Ark. Park Owner Fighting City’s Limits on Stays

August 12, 2013 by   - () Comments Off on Ark. Park Owner Fighting City’s Limits on Stays

Ivy’s Cove RV Retreat owner says city’s stance on limiting length of stays is bad for business.


A meeting last week between city officials in Russellville, Ark., and RV park operators prompted changes to a proposed ordinance regulating the recreational campgrounds.

Russellville City Planner David Harris said the meeting was convened after some local park operators expressed concerns at last month’s city council meeting about the ordinance’s limit on length of stay in RV parks and the restriction of individual meters at each camp site, the Russellville Courier reported.

Harris said he included both restrictions to prevent RV parks from becoming places where people lived permanently. After discussions at a meeting on Aug. 8, he said the restriction on individual meters was removed from the proposed ordinance.

Instead of lifting the proposed 60-day limit on length of stay at RV parks, that time limit has been increased to 90 days, Harris said.

Still, David Ivy, operator of Ivy’s Cove RV Retreat, said he doesn’t understand the need for a limit at all and thinks such a restriction could be bad for business.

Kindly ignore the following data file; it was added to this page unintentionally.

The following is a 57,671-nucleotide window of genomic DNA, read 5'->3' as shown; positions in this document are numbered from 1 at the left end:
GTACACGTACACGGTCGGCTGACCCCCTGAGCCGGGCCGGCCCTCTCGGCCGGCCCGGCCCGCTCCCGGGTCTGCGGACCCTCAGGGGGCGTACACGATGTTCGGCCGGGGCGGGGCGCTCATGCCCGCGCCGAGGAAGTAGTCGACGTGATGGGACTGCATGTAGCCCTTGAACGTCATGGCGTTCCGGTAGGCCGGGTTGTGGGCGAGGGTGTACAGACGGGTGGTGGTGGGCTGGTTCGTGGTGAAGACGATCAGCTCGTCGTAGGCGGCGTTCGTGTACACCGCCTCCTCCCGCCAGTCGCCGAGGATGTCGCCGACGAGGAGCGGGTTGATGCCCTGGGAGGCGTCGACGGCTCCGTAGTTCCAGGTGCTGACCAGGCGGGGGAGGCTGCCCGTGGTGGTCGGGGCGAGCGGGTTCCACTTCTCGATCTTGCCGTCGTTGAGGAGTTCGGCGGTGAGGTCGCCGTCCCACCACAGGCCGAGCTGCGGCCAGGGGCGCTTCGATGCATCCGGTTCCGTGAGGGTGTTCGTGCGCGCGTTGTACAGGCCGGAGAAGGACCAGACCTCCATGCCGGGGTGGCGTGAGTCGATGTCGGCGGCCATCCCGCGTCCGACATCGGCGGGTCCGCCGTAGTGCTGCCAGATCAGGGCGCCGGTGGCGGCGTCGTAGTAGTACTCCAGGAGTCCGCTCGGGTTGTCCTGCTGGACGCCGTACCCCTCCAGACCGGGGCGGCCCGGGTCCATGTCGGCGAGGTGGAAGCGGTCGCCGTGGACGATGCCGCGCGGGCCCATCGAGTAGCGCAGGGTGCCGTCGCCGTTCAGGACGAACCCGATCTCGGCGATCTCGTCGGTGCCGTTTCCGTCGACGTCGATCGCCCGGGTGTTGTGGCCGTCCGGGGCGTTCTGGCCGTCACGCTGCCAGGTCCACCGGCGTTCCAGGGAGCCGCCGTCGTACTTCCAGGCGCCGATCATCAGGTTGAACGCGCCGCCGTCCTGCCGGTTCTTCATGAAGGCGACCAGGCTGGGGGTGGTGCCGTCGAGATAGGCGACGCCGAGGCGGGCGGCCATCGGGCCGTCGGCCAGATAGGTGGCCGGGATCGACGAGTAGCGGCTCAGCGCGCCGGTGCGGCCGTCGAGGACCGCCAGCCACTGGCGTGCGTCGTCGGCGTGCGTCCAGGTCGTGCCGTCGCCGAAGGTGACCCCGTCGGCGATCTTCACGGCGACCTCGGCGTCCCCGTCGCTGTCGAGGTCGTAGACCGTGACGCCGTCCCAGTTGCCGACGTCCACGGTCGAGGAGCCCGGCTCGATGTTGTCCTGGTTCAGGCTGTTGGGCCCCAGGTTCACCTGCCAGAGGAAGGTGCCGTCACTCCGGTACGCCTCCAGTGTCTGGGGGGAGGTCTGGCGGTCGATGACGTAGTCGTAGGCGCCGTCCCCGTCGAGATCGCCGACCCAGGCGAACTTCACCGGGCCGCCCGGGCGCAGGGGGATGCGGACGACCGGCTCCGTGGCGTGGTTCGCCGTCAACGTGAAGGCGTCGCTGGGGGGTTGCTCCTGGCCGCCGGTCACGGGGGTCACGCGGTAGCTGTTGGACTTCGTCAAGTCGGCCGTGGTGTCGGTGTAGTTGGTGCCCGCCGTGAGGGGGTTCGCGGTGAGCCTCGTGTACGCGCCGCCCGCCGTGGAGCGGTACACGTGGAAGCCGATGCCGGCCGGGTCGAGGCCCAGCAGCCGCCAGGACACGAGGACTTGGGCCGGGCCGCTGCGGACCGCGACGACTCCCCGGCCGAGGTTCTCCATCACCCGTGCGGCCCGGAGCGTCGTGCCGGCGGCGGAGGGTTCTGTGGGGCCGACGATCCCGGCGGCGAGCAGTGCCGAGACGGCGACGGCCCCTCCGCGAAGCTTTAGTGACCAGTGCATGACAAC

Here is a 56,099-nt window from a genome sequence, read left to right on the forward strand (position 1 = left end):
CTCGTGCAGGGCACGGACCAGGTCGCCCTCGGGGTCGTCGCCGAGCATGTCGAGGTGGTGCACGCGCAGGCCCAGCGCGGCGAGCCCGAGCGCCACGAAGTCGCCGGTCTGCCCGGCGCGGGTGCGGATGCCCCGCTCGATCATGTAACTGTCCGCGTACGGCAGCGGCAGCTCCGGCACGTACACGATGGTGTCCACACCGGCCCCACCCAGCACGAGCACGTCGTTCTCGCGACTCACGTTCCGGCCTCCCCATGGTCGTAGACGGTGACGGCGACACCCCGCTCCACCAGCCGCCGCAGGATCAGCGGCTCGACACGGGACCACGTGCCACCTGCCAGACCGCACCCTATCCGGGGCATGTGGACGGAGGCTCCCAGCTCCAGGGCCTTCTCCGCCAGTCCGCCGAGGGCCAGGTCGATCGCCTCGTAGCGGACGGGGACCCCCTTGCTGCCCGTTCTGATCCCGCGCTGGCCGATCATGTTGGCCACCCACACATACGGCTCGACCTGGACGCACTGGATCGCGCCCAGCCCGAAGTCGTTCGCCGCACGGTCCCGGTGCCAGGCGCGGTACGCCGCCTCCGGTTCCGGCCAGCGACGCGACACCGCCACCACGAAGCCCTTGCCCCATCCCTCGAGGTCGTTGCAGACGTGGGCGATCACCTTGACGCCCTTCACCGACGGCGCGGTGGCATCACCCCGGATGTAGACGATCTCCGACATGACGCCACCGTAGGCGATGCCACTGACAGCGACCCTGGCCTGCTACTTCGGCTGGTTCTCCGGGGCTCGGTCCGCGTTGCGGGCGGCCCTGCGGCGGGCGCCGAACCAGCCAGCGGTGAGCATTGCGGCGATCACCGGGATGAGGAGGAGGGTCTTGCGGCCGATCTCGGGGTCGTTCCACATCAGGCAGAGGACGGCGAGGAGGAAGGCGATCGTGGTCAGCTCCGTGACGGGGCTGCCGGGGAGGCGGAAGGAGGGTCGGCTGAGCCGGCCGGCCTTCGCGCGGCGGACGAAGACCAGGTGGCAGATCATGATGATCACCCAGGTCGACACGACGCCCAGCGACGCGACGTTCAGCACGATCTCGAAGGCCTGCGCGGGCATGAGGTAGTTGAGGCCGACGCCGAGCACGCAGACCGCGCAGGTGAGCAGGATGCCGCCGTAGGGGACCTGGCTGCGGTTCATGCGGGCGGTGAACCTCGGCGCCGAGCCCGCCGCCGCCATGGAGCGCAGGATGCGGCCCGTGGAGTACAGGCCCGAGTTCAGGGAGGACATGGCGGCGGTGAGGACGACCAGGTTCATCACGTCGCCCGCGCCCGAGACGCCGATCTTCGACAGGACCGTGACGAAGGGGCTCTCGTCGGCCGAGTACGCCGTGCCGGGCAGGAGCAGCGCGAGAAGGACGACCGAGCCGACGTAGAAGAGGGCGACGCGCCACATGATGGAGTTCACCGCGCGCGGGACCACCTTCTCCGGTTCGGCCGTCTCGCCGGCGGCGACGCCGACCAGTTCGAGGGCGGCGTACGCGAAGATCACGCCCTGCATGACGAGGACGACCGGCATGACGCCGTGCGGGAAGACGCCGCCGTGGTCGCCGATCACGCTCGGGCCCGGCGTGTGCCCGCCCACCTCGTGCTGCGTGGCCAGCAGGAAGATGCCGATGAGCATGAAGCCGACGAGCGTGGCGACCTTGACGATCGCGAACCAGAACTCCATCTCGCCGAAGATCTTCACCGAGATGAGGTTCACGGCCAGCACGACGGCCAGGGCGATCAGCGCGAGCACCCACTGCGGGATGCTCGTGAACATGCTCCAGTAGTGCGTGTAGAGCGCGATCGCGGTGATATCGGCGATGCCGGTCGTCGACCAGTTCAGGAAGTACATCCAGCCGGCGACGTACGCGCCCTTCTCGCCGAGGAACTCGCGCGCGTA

“I feel like we’re saying, ‘You’re not welcome. You can stay 60 days and that’s it,’” he said.

Ivy said there could be many reasons for a person to stay at an RV park for an extended length of time, including persons with health concerns and especially contract laborers.

“From a business person’s standpoint, I feel like it is a restriction from me having the opportunity to do business,” he said.

While Harris said he understood Ivy’s concerns, he noted some unique circumstances could be brought to the Board of Adjustment for a waiver of the length restriction.

Length of stay restrictions are quite common, Harris said, and many cities have them. He used Conway and North Little Rock, with 90-day restrictions, and Auburn, Ala., with a 60-day restriction, as a few examples.

The proposed ordinance will be brought before the city council, which will have the opportunity to approve or deny it.


Comments are closed.